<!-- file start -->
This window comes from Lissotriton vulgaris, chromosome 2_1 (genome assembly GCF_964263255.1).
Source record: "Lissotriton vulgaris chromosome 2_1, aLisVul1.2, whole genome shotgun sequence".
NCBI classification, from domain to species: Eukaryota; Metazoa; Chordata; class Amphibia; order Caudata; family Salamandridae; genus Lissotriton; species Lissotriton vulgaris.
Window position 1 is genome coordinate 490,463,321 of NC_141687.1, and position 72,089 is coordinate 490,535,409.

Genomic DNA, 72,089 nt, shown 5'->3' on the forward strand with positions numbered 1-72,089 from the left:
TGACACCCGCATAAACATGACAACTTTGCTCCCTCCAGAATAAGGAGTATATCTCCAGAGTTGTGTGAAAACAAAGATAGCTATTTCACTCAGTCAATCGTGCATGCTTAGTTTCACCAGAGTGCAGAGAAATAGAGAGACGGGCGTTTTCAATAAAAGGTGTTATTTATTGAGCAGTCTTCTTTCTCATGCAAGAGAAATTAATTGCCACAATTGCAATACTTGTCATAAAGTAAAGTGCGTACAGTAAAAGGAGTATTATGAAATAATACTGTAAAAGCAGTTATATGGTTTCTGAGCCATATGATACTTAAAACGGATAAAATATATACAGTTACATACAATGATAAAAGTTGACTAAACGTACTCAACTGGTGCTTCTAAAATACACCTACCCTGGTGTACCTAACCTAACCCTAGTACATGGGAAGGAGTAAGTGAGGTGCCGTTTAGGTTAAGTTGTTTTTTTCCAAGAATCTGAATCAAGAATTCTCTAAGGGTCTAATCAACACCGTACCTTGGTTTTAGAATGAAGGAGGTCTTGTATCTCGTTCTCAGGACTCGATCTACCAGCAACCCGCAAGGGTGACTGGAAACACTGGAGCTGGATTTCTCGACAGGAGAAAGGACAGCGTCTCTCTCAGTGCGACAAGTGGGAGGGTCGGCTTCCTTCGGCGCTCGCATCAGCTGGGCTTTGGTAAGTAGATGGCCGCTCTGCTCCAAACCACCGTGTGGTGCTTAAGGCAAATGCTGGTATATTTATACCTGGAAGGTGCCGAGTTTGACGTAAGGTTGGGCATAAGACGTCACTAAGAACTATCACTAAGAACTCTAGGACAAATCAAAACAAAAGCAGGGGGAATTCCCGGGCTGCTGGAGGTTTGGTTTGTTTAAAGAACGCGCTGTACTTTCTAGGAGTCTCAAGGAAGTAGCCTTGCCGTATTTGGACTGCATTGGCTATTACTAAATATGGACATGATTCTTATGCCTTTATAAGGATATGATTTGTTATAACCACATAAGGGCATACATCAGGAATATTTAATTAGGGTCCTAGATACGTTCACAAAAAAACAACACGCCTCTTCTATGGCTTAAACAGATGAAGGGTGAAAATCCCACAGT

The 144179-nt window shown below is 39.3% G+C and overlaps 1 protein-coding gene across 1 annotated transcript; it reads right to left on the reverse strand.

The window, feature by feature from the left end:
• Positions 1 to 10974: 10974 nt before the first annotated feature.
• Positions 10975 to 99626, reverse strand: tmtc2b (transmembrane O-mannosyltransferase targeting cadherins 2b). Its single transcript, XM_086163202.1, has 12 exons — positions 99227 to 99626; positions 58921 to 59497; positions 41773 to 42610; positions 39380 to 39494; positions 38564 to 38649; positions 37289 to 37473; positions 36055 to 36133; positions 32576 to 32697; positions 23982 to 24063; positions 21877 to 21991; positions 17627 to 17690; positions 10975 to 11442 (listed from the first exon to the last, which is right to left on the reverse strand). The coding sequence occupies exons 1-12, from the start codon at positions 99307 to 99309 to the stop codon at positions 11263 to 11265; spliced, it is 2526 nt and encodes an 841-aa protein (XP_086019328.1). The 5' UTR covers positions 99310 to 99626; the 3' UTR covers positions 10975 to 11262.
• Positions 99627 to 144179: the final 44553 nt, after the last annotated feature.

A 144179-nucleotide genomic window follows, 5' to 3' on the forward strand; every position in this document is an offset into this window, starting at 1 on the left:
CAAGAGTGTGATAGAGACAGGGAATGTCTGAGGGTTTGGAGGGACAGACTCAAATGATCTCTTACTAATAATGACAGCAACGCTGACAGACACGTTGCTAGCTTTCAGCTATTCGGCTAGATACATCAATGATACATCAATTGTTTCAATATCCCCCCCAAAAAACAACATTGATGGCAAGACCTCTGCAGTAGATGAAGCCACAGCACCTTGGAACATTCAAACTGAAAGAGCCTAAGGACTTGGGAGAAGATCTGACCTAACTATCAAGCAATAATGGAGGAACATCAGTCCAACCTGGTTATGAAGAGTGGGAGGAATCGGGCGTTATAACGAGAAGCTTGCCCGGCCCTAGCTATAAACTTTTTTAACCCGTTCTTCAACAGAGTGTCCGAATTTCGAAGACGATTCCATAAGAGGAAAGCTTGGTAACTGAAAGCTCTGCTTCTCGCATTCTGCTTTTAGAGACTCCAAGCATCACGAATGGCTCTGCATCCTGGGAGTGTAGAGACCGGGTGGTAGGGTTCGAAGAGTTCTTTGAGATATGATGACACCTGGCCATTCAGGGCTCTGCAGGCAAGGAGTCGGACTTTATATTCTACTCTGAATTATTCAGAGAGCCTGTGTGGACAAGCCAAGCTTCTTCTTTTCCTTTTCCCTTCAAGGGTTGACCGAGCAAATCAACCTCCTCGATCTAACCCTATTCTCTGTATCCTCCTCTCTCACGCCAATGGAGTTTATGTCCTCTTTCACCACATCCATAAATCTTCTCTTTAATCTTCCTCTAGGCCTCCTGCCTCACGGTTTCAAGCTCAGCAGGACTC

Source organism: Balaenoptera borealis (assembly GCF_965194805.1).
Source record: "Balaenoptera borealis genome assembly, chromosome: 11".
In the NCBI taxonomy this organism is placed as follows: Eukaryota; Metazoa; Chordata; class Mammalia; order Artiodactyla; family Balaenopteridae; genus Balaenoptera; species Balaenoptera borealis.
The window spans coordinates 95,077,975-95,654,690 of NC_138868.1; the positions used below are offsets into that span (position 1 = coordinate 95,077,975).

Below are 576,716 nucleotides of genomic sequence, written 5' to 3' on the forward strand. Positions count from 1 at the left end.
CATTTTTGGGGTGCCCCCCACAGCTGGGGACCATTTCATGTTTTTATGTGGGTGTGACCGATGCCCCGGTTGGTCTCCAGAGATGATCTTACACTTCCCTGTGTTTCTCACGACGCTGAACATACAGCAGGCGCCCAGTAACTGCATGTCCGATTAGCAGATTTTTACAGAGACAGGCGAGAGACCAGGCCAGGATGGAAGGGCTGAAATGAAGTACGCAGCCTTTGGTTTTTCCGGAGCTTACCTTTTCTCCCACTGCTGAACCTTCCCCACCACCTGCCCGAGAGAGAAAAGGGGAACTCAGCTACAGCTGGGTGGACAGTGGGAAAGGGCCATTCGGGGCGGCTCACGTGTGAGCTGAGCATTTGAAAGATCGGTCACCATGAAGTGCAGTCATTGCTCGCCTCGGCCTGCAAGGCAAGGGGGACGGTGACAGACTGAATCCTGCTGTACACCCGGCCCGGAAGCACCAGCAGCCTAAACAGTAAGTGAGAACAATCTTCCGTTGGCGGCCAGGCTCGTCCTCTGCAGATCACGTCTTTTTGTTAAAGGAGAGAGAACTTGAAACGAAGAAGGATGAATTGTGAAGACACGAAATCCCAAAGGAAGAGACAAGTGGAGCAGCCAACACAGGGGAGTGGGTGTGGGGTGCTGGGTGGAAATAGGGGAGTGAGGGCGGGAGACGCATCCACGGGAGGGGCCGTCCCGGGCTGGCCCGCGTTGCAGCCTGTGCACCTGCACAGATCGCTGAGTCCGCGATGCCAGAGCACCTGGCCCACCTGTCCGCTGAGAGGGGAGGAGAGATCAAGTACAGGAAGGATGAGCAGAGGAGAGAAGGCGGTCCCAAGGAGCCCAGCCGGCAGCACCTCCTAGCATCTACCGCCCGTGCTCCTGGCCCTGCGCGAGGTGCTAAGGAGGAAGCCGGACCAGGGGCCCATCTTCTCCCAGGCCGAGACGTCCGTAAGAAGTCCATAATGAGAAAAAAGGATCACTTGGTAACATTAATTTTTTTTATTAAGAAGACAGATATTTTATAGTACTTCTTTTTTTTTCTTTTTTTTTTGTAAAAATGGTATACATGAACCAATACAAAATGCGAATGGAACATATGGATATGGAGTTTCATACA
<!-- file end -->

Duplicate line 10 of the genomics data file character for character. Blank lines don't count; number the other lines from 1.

• Positions 10975 to 99626, reverse strand: tmtc2b (transmembrane O-mannosyltransferase targeting cadherins 2b). Its single transcript, XM_086163202.1, has 12 exons — positions 99227 to 99626; positions 58921 to 59497; positions 41773 to 42610; positions 39380 to 39494; positions 38564 to 38649; positions 37289 to 37473; positions 36055 to 36133; positions 32576 to 32697; positions 23982 to 24063; positions 21877 to 21991; positions 17627 to 17690; positions 10975 to 11442 (listed from the first exon to the last, which is right to left on the reverse strand). The coding sequence occupies exons 1-12, from the start codon at positions 99307 to 99309 to the stop codon at positions 11263 to 11265; spliced, it is 2526 nt and encodes an 841-aa protein (XP_086019328.1). The 5' UTR covers positions 99310 to 99626; the 3' UTR covers positions 10975 to 11262.